Weekly output: tech ecosystems, patent trolling, LTE hotspots, YouTube ad-friendly rules, e-mail name games

Having Monday off–or as “off” as is possible for a self-employed, work-from-home type–is pretty exciting given my schedule for the first half of June. Spoiler alert: It involves a lot of time on airplanes.

5/22/2017: Why you shouldn’t be loyal to just one tech giant, Yahoo Finance

This reaction to Google I/O expands on an argument I’ve been making on and off for the past several years–that you’re better off spreading your business around multiple tech companies. Case in point: my decision to host this blog at WordPress.com instead of Google’s Blogger.

5/23/2017: A widely praised Supreme Court decision still doesn’t fix the broken patent system, Yahoo Finance

For once, I could write a non-despondent post about patent trolling, thanks to a Supreme Court ruling that should make it harder for patent litigants to drag random companies into the Eastern District of Texas.

5/25/2017: Best Wi-Fi Hotspot, The Wirecutter

This guide went much longer than usual between updates, and then I wound up recommending the same Verizon hotspot I’d endorsed last January. But the standalone and add-on service pricing at Verizon and runner-up AT&T had changed greatly over that time, and I also took advantage of this update to test a few hotspots set up for international roaming.

5/28/2017: YouTube thought a giant American flag wasn’t ‘advertiser friendly’, Yahoo Finance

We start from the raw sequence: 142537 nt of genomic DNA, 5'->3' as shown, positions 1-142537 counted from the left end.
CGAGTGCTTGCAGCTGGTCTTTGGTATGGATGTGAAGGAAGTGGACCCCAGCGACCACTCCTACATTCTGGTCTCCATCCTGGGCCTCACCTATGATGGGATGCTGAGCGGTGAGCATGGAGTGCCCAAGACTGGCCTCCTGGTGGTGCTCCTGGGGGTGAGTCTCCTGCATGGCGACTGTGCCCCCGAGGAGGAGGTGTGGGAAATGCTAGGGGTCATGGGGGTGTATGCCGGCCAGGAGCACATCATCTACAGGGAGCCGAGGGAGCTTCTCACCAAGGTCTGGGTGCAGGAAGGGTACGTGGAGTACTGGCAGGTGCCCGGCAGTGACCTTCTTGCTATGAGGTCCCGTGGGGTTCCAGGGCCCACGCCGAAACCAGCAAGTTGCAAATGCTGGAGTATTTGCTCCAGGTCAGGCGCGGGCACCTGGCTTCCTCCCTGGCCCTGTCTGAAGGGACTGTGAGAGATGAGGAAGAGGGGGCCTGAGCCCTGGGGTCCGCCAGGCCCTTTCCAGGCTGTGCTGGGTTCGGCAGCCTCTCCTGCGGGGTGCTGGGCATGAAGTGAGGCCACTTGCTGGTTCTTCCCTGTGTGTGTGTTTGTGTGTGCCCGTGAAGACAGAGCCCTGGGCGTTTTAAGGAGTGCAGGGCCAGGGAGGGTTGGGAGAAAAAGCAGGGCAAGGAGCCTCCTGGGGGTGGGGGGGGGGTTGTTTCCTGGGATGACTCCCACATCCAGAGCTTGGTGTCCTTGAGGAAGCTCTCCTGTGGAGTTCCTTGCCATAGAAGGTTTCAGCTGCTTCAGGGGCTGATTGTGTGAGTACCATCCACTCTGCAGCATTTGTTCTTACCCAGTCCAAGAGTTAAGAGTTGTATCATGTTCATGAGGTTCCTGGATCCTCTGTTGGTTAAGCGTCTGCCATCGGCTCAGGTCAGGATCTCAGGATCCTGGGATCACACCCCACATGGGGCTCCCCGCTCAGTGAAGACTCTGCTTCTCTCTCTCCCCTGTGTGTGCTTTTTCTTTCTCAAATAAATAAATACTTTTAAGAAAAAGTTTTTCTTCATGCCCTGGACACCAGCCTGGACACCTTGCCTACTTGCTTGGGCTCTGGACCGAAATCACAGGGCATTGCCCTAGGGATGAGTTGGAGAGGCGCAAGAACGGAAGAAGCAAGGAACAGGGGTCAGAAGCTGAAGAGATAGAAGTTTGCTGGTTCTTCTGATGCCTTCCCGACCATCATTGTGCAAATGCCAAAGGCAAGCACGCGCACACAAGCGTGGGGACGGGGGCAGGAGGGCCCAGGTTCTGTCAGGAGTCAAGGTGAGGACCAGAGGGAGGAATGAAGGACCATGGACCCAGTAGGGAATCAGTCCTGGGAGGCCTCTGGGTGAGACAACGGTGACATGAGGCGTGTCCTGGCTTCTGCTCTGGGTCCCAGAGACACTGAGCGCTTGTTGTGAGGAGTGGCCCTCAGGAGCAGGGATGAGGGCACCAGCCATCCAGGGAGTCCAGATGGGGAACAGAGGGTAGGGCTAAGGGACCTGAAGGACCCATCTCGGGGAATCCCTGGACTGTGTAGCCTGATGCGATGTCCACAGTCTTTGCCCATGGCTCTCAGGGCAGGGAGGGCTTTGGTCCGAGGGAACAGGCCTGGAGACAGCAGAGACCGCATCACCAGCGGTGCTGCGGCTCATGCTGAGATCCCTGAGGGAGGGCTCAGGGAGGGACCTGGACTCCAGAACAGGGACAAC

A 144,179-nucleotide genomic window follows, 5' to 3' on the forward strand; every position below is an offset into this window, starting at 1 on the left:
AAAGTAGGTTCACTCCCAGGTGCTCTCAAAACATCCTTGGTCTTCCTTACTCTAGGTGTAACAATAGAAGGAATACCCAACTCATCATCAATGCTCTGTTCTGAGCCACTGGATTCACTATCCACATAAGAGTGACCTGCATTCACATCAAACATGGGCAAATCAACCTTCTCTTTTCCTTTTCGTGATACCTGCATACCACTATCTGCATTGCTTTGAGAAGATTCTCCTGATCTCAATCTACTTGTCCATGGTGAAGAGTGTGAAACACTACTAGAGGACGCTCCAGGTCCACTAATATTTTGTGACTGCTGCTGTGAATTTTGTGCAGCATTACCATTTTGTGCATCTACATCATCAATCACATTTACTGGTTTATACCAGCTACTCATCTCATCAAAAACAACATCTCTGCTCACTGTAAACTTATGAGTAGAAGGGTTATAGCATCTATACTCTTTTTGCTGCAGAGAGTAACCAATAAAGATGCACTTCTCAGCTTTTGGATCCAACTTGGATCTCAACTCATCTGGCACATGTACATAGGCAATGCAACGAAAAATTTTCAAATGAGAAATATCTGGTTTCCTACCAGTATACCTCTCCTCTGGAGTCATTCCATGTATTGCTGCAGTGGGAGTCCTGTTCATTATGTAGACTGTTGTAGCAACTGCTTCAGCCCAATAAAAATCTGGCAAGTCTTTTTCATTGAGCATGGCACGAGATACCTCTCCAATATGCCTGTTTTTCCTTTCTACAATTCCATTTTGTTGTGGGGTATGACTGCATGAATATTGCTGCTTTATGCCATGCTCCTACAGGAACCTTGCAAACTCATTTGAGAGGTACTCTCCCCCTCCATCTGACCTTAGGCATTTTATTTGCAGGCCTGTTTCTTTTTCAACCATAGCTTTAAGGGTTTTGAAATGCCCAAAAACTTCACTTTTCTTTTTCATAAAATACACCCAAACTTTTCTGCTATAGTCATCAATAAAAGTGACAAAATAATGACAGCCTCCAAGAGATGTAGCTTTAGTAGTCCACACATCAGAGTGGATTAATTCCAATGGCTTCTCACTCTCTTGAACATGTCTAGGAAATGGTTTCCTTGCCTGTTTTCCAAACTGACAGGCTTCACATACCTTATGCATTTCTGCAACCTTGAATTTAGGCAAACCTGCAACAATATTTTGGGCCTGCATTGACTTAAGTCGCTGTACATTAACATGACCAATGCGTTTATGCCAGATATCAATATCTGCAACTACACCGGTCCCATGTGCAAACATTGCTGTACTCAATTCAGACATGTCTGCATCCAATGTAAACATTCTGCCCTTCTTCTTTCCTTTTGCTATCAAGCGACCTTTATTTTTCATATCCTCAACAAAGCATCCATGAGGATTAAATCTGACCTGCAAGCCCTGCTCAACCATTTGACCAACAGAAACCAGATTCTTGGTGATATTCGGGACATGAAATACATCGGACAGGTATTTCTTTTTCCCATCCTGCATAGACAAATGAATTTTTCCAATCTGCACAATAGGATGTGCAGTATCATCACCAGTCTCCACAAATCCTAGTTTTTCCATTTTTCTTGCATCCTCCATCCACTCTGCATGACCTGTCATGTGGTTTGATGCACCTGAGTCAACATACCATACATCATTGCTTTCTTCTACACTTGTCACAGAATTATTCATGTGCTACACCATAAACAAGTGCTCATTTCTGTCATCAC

This story landed in my lap Thursday evening, when a longtime reader tweeted that YouTube had declared his upload of a gigantic American flag being unfurled at FedEx Field on the 10th anniversary of 9/11 to be ad-unworthy. How could I not write about that for the Memorial Day weekend?

5/28/2017: How to hang onto your email if you change your name, USA Today

My editor mentioned that she’d gotten this question from a co-worker… and I had to admit that I’d never had to deal with or think much about this issue, since guys almost always keep their last names through marriage. That’s the patriarchy for you, I guess.

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Weekly output: copyright and APIs, 5 GHz WiFi

Beyond what you see here, I also filed 4,000-plus words’ worth of reviews that have yet to be posted. You can imagine my relief at getting them off the to-do list.

Yahoo Tech API-copyright post5/13/2014: How the Government Can Improve Tech: Stop Reinventing Intellectual Property, Yahoo Tech

In this week’s column, I teed off on the Court of Appeals for the Federal Circuit’s dangerously foolish ruling that you can copyright the workings of an application programming interface–a judgment that, if the Supreme Court somehow doesn’t toss it in the trash, will make a lot of reverse engineering illegal. I was not surprised in the least to see a few IP maximalists surface in the comments to contest my opinion, but I thought they would try to offer a counterargument more sophisticated than the likes of “this guy wants to make everything free.”

5/18/2014: How to fix pokey WiFi at home, USA Today

In yet another Q&A based on a relative’s computing travails, I explained how switching a WiFi network from 2.4 GHz to 5 GHz could end interference issues caused by a surplus of other WiFi networks and baby monitors but require adding a second router to ensure the same coverage as before.